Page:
Benja and Betty have lived together as man and wife for some time. Theirs is not a happy family. It is punctuated with fights and poor health. Betty does all the care work while Benya chats at the trading center with friends.
“I am a friend of Betty. We discuss everything together… Men are the head of the household. We must endure,” read a female participant acting as friend to the wife.
“I am a friend of Benja, we go to the drinking joint together… it is normal for men,” added a male participant acting as friend of the husband.
Another one, acting as the couple’s neighbour, read: “Betty works whole day [to prepare for the family]. It is her role. There is nothing we can do.”
Benja and Betty are fictional characters played in a skit to represent a family where care work burden is left to the woman while a man enjoys a drink at a joint with friends. It depicts the current attitudes towards unpaid care work in most households in Uganda and implores communities to change and share care work together.
The skit was played at a recent support training of Start, Awareness, Support, and Action (SASA) activists selected to help in educating and mobilizing their communities to recognize and reduce the burden on women. The trainings took place in September in Pallisa, Mpigi, Mbarara, and Masindi under the Uganda GrOW Unpaid Care Work project with more than 300 participants – men, women, and youth.
The project is titled: From promises to action: Shifting gender norms and public perceptions about unpaid care work in workplaces and families in Uganda. It is being led by Makerere University school of Women and Gender Studies. Economic Policy Research Centre and Care International in Uganda. The project is funded by the International Development Research Centre (IDRC), Canada.
Skits and storytelling are one of the methods employed to create awareness about unpaid care work in the intervention communities. The trained participants, who included religious leaders, village opinion leaders, and community leaders, will carry out awareness campaigns for their communities and informal gatherings.
In the Betty and Benja skit, an elder, a doctor, a neighbour and police person acted parts portraying the attitude attached on the impact of unpaid care work. For instance, the doctor and a policeman say sometimes Betty comes to them injured from the burden of UCW work but say “there is nothing they can do.”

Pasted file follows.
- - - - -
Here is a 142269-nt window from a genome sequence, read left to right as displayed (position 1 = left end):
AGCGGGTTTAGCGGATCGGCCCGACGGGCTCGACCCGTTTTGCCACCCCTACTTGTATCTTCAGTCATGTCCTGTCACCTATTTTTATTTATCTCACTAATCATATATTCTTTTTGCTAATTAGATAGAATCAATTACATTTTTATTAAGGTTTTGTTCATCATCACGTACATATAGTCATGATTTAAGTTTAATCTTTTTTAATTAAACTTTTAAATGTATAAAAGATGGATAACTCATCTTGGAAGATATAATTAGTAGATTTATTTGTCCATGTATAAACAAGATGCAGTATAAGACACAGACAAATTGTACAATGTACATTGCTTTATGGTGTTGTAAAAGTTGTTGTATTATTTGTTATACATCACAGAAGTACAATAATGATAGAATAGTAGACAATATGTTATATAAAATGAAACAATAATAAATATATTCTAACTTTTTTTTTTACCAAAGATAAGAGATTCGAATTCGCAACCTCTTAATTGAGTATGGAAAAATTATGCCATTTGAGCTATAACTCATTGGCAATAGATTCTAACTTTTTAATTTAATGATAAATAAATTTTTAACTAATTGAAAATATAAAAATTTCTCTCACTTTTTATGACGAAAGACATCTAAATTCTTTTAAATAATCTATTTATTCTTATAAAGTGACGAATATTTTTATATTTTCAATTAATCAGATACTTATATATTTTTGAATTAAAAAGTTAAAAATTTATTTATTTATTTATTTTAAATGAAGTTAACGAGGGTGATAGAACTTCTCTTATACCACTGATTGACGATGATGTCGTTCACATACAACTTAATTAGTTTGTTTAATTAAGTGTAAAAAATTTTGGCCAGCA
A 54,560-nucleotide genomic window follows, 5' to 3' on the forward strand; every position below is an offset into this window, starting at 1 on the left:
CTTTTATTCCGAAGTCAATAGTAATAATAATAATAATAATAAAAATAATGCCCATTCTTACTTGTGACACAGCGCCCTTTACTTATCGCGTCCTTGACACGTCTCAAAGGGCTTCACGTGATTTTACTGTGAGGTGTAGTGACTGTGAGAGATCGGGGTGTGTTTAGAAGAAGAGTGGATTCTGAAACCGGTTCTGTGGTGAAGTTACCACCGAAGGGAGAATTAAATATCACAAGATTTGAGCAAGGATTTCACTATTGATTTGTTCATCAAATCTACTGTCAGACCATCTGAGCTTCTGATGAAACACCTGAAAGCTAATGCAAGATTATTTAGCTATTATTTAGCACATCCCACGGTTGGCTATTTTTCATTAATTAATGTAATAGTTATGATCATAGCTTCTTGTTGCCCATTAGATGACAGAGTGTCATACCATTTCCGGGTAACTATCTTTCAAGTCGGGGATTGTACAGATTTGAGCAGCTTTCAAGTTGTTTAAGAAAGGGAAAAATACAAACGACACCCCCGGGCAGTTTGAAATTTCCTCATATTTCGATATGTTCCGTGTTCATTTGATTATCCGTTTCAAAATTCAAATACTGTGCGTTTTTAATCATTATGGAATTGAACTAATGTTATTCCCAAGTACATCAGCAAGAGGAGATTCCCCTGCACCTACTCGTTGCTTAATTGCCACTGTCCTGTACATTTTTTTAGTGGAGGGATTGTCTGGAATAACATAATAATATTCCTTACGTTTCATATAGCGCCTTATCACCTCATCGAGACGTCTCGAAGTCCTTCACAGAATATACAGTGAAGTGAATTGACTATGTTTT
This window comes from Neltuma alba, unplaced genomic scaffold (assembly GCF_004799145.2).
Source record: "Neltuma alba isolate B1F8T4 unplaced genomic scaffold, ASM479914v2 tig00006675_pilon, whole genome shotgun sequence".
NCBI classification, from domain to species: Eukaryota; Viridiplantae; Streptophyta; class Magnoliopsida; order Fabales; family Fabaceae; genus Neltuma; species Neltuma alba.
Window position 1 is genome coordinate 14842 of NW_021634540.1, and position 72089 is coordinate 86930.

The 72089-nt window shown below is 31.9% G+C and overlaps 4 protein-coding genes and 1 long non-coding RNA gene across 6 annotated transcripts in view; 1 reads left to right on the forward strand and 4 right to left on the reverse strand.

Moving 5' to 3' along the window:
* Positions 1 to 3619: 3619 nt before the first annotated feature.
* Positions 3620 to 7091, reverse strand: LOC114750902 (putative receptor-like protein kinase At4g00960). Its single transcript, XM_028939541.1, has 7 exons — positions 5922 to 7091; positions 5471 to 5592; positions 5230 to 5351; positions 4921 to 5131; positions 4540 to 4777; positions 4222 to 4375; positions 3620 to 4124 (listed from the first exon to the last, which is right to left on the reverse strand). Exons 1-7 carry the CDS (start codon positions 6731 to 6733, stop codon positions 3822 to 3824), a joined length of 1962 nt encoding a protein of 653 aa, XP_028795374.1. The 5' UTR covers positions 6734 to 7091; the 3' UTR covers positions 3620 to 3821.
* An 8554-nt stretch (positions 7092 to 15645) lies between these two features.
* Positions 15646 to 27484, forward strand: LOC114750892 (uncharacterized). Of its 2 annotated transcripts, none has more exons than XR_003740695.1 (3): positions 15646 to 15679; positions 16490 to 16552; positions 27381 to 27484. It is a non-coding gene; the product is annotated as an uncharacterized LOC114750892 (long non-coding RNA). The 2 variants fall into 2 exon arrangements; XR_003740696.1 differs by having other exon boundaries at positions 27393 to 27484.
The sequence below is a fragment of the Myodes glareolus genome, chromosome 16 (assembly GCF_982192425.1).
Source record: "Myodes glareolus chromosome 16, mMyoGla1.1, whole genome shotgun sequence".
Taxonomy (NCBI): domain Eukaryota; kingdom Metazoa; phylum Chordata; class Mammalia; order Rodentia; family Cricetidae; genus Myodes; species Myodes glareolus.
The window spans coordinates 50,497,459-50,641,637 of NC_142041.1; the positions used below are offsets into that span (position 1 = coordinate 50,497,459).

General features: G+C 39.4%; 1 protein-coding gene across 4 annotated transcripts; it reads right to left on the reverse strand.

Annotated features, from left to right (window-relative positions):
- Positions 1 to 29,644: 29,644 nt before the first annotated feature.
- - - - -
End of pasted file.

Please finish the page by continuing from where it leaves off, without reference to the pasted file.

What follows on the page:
In Uganda, women spend five and a half hours per day doing unpaid care work, according to this study’s survey. Men only spend 3.5 hours on unpaid care work. Meanwhile, men spend at least 7.4 hours compared to 5.3hrs for women in paid employment.
The skit concludes with participants’ realization that it was to the family and communities’ advantage that care work burden is shared among household’s members. This will ensure that the burden is not carried by one person who is usually the woman.
Training participants received a T-shirt apiece with poster portraying several households where a man and woman help each other at home. At the back, the T-shirt has an inscription, Sharing Housework for a Happy and Healthy Family”.
Participants were also giving a long cooking apron. The apron also carried the sketch of families where a man and a woman help each other to do care work at home.
Caroline Kayinza Madina,
Opwateta sub-county, Pallisa district, SASA Activist.
In our village we have a problem. Much of the work at home is left to the woman to do. I have learnt a lot in this training and as we go back to our villages, much is going to change as we train our friends from the community. I am happy that the project thought of community because we have been suffering as women.
Rev. Edward Kabuye, Mpigi district
I thank God who called me to serve as a priest. One thing I thank God about is the issue of working together with my wife. Everything we do at home, including care work, I work with my wife. And this has helped us to make our children work with us. These days, men look as the wife does everything – from fetching water and collecting firewood. What I tell men is that we should not leave our wives to do everything at home. When we work together, we build our homes. This is what I preach. It means families will be able to leave poverty, educate their children when they work together.
My parishioners visited me and were surprised to see a priest who collected firewood, washed clothes, and cleaned the compound.
Yiga Abdu Karim, Bulunda Mpigi
My situation was bad before I attended the training. I never thought that at once I would ever wake up and do housework or help my wife at home. When I was trained that a man should be helping with work at home, I first hesitated but later realized that it is the right thing to do.
We now share work with my wife. When she is cleaning, I collect firewood. When there is no water, I go and fetch it. My family changed.
I used not to show my wife the money I made but now show her and give her accountability. We are now happy. We have learned. My wife and I started a business selling juice and secondhand clothes. When I am making the juice, she packs it. We are now trying to educate people in my community that things should change, and it’s not true that when one is helping their wife, they have been bewitched.